or AppArmor is the cheapest alternative, and maximizes the potential
customer base.

Instead of leveraging collaborative open source development to make
Linux the most secure operating system in the world, the now fragmented
Linux security community will be doing battle over who has the prettier
GUI. And the ISV community will ignore us.

The best outcome would be to have Novell work with the SELinux/open source
community to bring the benefits of AppArmor to the architecture/infrastucture
that is SELinux. This collaboration would benefit the entire Linux community.

My blog was about how Novell did not work with the community and I believe has hurt Linux development.
I did not intend it to be a point by point comparison of AppArmor and SELinux. But I will respond just
this once to some of the points.

- Interesting that comments made by me at the first SELinux conference are brought up, somewhat out of
context. Basically what I said is that in Fedora Core 2 we tried to use strict policy, which was
difficult to use because it tried to control user space and users wanted to setup their systems in a
many different ways. So the Open Source community told us they were not ready for such a drastic change.
We worked with the user community and the open source community. Together we decided what we needed was
to select a few "targets" to lock down and prove the technology and came up with targeted policy. This
proved the flexibility of SELinux and allowed us to ship SELinux turned on by default with FC3, FC4
and RHEL4.

- Any paradigm shift takes time for adoption, and SELinux/MAC is a paradigm shift in security, but one
that is necessary to make real progress in securing systems and one that gives enough flexibility to
permit people to gradually ease into it (ala RHEL4's targeted policy).

- AppArmor is not more flexible than SELinux. It controls based on fewer inputs (program/pathname),
controls fewer objects and fewer operations, and doesn't support entire classes of security policies
that are handled by SELinux.

- Through the use of SELinux, we have found potential security problems in many different applications.
This has allowed us to tighten security on applications whether SELinux is enabled or not. We have
removed many leaked file descriptors, We have worked with partners to remove unnecessary requirements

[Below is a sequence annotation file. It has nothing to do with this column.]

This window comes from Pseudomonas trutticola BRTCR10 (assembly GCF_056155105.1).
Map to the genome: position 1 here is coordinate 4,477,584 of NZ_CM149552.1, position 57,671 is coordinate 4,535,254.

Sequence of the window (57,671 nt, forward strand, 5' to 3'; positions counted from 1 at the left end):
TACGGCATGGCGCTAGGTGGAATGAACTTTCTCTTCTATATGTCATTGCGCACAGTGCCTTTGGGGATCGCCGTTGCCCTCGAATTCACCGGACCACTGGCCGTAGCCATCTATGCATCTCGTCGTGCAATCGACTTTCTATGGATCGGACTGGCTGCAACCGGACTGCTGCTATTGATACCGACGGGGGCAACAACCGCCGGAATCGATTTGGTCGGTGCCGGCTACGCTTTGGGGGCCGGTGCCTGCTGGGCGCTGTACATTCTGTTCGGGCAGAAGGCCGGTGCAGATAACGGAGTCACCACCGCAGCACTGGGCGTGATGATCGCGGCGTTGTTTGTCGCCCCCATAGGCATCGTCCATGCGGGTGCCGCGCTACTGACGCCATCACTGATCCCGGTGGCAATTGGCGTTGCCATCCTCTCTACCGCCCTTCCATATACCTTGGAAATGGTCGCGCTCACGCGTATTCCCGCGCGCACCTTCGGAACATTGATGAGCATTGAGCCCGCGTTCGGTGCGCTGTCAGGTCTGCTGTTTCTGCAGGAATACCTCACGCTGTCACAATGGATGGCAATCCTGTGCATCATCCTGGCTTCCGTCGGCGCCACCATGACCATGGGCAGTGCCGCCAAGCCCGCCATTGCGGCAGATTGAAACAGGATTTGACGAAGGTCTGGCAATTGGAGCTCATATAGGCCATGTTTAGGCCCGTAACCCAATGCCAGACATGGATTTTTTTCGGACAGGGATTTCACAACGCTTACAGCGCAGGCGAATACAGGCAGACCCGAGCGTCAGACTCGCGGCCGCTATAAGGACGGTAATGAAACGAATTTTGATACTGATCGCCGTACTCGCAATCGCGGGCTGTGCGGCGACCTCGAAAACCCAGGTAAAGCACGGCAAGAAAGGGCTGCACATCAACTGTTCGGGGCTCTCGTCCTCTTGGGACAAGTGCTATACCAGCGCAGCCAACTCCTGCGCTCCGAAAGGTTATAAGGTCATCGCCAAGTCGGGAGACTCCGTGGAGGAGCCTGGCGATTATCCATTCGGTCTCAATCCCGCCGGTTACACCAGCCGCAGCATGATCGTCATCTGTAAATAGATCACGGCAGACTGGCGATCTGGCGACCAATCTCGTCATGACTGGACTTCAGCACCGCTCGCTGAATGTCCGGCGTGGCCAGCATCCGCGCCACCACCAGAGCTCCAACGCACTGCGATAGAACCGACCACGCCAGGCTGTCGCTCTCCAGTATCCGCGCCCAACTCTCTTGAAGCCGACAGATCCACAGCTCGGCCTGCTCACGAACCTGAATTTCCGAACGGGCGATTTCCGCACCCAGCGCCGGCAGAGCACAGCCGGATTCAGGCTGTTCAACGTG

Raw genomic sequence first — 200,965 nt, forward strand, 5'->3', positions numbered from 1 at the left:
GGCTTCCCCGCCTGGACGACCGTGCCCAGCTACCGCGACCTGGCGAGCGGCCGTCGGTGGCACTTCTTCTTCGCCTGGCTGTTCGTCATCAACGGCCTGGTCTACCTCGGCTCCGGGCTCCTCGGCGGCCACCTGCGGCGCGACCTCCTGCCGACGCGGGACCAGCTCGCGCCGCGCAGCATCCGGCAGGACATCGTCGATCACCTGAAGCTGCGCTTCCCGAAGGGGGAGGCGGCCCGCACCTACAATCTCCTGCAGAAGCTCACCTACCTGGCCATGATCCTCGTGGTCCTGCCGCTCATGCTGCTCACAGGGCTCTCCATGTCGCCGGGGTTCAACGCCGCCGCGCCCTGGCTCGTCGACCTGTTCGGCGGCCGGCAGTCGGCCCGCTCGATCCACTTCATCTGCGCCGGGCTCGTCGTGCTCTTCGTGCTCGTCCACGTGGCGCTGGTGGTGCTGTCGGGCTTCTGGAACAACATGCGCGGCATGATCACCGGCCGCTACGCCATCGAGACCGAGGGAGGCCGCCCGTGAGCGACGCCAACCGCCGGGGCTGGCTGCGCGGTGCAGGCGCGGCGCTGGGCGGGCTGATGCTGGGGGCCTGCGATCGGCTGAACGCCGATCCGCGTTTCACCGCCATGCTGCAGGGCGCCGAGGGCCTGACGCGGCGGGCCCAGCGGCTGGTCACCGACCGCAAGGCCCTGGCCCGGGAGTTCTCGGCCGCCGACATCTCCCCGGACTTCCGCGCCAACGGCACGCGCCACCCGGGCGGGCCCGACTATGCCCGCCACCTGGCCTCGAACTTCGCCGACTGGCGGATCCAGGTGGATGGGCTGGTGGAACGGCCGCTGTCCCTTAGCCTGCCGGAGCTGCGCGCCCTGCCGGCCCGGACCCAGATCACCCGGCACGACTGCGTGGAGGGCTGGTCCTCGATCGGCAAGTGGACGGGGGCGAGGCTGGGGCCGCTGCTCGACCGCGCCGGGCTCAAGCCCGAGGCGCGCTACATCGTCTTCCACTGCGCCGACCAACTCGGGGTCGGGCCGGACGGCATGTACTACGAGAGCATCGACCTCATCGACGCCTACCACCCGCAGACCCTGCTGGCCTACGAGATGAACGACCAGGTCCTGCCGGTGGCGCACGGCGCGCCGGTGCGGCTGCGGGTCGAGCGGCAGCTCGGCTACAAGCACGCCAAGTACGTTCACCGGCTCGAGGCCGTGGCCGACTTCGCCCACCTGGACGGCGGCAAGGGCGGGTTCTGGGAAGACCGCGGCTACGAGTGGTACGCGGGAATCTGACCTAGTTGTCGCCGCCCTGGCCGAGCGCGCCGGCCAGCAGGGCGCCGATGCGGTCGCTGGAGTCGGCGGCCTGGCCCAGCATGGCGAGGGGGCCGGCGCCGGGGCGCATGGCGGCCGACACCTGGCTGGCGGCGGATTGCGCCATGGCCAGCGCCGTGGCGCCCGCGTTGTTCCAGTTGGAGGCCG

for execution of the memory stack using the execmod, execstack, execmem, execheap access checks.
We have worked with Open Source application developers to design and build better applications, to allow
SELinux to better protect their applications.

- SELinux policy can be modified on the fly without re-starting a "contained" process; you only have to
re-start the process if you are changing what domain you are putting it into (vs. just changing some
allow rules), and AppArmor is no different in that respect. Further, SELinux has runtime booleans which
AppArmor lacks. Booleans allows an administrator to change the way policy an application is allowed to
run without having to write policy. So if you want to turn off the ability for apache to run cgi scripts,
you simply set a boolean rather than having to change a line of policy.

- SELinux also supports dynamic context transitions, so we can create an Apache module that switches
domains for PHP scripts. We favor exec-based transitions because they are more "secure" (stronger
boundaries between domains, real control over the code executed in the new domain), but SELinux has the
flexibility to support it.

- Our goal is to give administrators choices of how they want to run their system, without forcing them
to write policies.

- The fact that "AppArmor doesn't require the developer to support AppArmor" is an indictment of AppArmor
not providing real security. Ultimately, applications have to be involved in providing higher level
security guarantees, and they need some awareness of the underlying security model. SELinux provides
the infrastructure and APIs for such applications.

- Open Source means more than just dumping code over the fence with a suitable license; it has connotations
of community and upstream, which SELinux has had since 2000, vs. AppArmor's recent entry.

- Alternatives are good, but I question at what level. If major distributions of Linux were suddenly to
choose a new C compiler and runtime, such that applications built for one platform would not run on the
other, that would not be a good Alternative for Linux as a whole. KDE versus Gnome is a decent alternative,
an alternative to XWindows that did not work with X Apps would not be a good alternative.